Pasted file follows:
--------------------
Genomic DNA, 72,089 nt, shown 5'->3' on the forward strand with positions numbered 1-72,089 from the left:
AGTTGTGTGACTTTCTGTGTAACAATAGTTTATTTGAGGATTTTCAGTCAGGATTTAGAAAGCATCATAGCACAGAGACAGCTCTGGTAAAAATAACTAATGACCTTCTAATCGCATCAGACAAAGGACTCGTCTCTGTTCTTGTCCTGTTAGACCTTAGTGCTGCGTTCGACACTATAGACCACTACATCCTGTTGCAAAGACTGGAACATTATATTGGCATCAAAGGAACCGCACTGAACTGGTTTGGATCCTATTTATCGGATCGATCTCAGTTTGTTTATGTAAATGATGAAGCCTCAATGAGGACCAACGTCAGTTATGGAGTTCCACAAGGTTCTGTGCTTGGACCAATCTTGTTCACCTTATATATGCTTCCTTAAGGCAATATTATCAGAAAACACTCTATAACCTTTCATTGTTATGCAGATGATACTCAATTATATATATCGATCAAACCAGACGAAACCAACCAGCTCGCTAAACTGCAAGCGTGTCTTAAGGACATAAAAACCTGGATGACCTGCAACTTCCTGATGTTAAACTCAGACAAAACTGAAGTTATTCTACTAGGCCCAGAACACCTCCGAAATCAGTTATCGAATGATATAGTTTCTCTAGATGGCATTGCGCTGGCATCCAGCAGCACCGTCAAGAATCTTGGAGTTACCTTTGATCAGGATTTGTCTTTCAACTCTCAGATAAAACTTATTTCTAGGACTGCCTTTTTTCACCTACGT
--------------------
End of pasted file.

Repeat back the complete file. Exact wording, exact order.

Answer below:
Genomic DNA, 72,089 nt, shown 5'->3' on the forward strand with positions numbered 1-72,089 from the left:
AGTTGTGTGACTTTCTGTGTAACAATAGTTTATTTGAGGATTTTCAGTCAGGATTTAGAAAGCATCATAGCACAGAGACAGCTCTGGTAAAAATAACTAATGACCTTCTAATCGCATCAGACAAAGGACTCGTCTCTGTTCTTGTCCTGTTAGACCTTAGTGCTGCGTTCGACACTATAGACCACTACATCCTGTTGCAAAGACTGGAACATTATATTGGCATCAAAGGAACCGCACTGAACTGGTTTGGATCCTATTTATCGGATCGATCTCAGTTTGTTTATGTAAATGATGAAGCCTCAATGAGGACCAACGTCAGTTATGGAGTTCCACAAGGTTCTGTGCTTGGACCAATCTTGTTCACCTTATATATGCTTCCTTAAGGCAATATTATCAGAAAACACTCTATAACCTTTCATTGTTATGCAGATGATACTCAATTATATATATCGATCAAACCAGACGAAACCAACCAGCTCGCTAAACTGCAAGCGTGTCTTAAGGACATAAAAACCTGGATGACCTGCAACTTCCTGATGTTAAACTCAGACAAAACTGAAGTTATTCTACTAGGCCCAGAACACCTCCGAAATCAGTTATCGAATGATATAGTTTCTCTAGATGGCATTGCGCTGGCATCCAGCAGCACCGTCAAGAATCTTGGAGTTACCTTTGATCAGGATTTGTCTTTCAACTCTCAGATAAAACTTATTTCTAGGACTGCCTTTTTTCACCTACGT